Edited repost from August 2009
Christmas has always been a time for family in the Braswell household. After 25 years straight of resting under the same roof on the night of December 24th you start to develop a fair amount of traditions. Singing carols after sunrise and gathering together before heading to the tree with a glass of milk or coffee. The tree is fully decorated and the air smells like Balsam. While the breakfast is cooking we’d slowly go through stockings, enjoying further traditions like California Tortilla coupons (from Santa woo hoo!) or Hostess Snowballs for my mother and sister.
To get breakfast moving my mother or father would mix the ingredients for the Muenster Pie and my sister and I would fight over who gets to cook the lil’ smokies (mini sausage links). When you are in charge of heating them up (technically they are precooked) you are sheriff and therefore county chair of the lil’ smokey tax collection… With the Muenster pie in the oven we would head back to the living room whilst the oven slowly churned a mix of eggs, cheese, flour, and milk with a bowl of ham cubes waiting patiently atop the stove.
Each year an entire casserole’s worth of Muenster pie is devoured through hungry 2nds or 3rds til the glass dish is once again reflective and clear. The accompanying mini sausages, doughnut holes and OJ/’pagne always ended up with a delicious yet superfluous role.
As an easy to prep and scalable dish, Muenster pie makes a great choice when cooking for a large group especially for breakfast. Most of the ingredients can be prepared the night before so actual time spent to get the casserole in the oven can be shrunk a fair bit. Recently I made pies in an 8″ circular dish, cupcake rounds and a 9″ square baking dish and sliced them like quiche or brownies. The base ingredients shown below are in the true Braswell style with the toppings at the end the only new twist.
Everything you see in the photos below is double the amount of the recipe presented.
The above was cooked in a cupcake round. While well portioned for an individual (good for a buffet or other breakfast station), it is preferable to use a larger dish to make the batch.
serves 4-6 fairly well
1/2 cups of milk
3/4 cup of flour
1/2 cup milk (another)
1 cup cheddar cheese
1/4 lb Muenster cheese
1/2 tbls cayenne
Slat & Pepper to taste
1/2 cup ham cubes
(or) 1/2 cup chopped cooked bacon
(or) 1/2 cup chopped cooked chicken sausage
1/4 cup diced cilantro
1/4 cup diced green onons
Chopped red/green bell pepper
Browned or caramelized onions
Shredded Pepper Jack cheese
Crack the eggs into a large bowl with room for whisking.
Whisk the eggs.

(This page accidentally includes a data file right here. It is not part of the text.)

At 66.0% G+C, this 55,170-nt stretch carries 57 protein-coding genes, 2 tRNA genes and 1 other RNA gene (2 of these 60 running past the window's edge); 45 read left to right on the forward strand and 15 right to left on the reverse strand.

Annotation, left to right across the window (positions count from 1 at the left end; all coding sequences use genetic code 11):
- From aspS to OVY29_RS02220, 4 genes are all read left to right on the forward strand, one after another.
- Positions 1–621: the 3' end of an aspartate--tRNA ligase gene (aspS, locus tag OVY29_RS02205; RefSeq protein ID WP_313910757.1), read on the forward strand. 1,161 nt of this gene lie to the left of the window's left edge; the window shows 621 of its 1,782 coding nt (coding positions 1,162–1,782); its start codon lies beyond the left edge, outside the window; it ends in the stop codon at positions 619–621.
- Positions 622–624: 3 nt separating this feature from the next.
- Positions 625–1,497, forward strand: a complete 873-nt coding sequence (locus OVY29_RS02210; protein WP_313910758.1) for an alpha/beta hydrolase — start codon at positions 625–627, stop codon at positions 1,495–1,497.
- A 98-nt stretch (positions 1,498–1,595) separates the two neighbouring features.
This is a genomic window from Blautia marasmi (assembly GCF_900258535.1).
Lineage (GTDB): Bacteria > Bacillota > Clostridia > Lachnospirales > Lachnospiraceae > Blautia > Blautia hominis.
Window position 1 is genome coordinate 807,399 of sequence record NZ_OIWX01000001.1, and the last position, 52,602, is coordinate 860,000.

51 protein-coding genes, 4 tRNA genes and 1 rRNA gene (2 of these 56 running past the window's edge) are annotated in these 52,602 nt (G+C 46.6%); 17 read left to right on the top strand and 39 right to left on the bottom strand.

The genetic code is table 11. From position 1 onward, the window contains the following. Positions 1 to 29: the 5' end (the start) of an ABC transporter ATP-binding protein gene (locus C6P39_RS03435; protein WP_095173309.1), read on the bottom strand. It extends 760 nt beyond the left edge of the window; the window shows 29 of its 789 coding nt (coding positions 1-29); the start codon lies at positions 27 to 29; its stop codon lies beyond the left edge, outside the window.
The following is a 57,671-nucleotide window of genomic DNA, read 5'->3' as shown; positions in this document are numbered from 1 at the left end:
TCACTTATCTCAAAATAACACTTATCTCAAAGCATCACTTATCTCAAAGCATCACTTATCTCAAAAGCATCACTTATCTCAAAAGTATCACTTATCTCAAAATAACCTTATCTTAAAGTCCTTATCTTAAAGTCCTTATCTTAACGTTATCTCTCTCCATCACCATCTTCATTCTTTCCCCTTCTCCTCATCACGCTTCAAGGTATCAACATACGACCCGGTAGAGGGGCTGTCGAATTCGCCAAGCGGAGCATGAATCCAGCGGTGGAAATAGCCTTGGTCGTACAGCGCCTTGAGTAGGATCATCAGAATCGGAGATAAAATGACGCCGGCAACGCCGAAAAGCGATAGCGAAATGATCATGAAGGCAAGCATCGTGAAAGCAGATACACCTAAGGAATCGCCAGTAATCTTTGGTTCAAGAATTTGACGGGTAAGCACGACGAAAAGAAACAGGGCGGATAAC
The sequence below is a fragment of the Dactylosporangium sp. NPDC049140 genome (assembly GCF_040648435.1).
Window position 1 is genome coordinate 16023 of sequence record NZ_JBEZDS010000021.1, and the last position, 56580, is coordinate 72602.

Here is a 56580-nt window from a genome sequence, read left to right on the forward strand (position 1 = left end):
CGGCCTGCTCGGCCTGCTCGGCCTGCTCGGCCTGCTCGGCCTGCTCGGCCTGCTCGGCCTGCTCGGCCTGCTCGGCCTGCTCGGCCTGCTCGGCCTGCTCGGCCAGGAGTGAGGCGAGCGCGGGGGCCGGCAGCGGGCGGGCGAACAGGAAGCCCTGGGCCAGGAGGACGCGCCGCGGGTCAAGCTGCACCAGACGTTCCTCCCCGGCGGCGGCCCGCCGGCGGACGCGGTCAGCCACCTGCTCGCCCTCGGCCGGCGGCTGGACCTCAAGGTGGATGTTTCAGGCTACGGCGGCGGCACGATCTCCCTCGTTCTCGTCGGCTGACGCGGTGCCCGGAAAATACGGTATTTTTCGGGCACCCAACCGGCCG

Add the flour.
Add a 1/2 cup of milk. That should leave another 1/2 cup of milk for later.
Whisk it all together making sure to get the flour clumps smoothed into the batter.
How to cube the Muenster cheese
Muenster cheese is the American version of the French Munster cheese named after the city of Munster in Germany. It is a creamy cows milk cheese with an orange and edible rind. It melts really well and is perfect for grilled cheese or other hot sandwiches and burgers.
Cut the cheese block into long rectangles (much like carrot sticks).
Cut is crosswise at lengths equaling the sides of your square crossection. Just make it a cube.
Yay cubed cheese!
A mound of Shreddar.
Add in most of the cheese, the other milk, some toppings (to get mixed in with the batter) and your spices (garlic, salt, pepper, cayenne)
Whisk again until smooth.
Grease the pan or spray it with PAM (worked this morning instead of butter!). Pour the batter into the pan and put on any toppings that should be baked into the top (maybe leave aside cilantro and some of any meat topping). Put in the oven at 375. Cooking time will vary from 15-20 minutes.
Dice the onions, set aside.
Dice the cilantro, set aside.
Cube or shred any cheeses (Pepper Jack shown).
Even if your sausage is already cooked, try to get a quick sear on the cubes of it. This will add some nice color and texture to the dish.
While you want to put about 3/4 of your toppings in the mix, add the last 1/4 after the dish has set a bit. This way the toppings will stay on top.
When the dishes are halfway cooked, about 8-10 minutes in, top with the remaining ingredients. These would be anything you dont want to cook for too long (cilantro, remaining meat, up to you!)
Cook until a knife comes out clean and the top has a slight golden tinge. Overcooking is a possibility, so try to take it out while it is still a touch moist.
Take out and enjoy while hot and cheesy!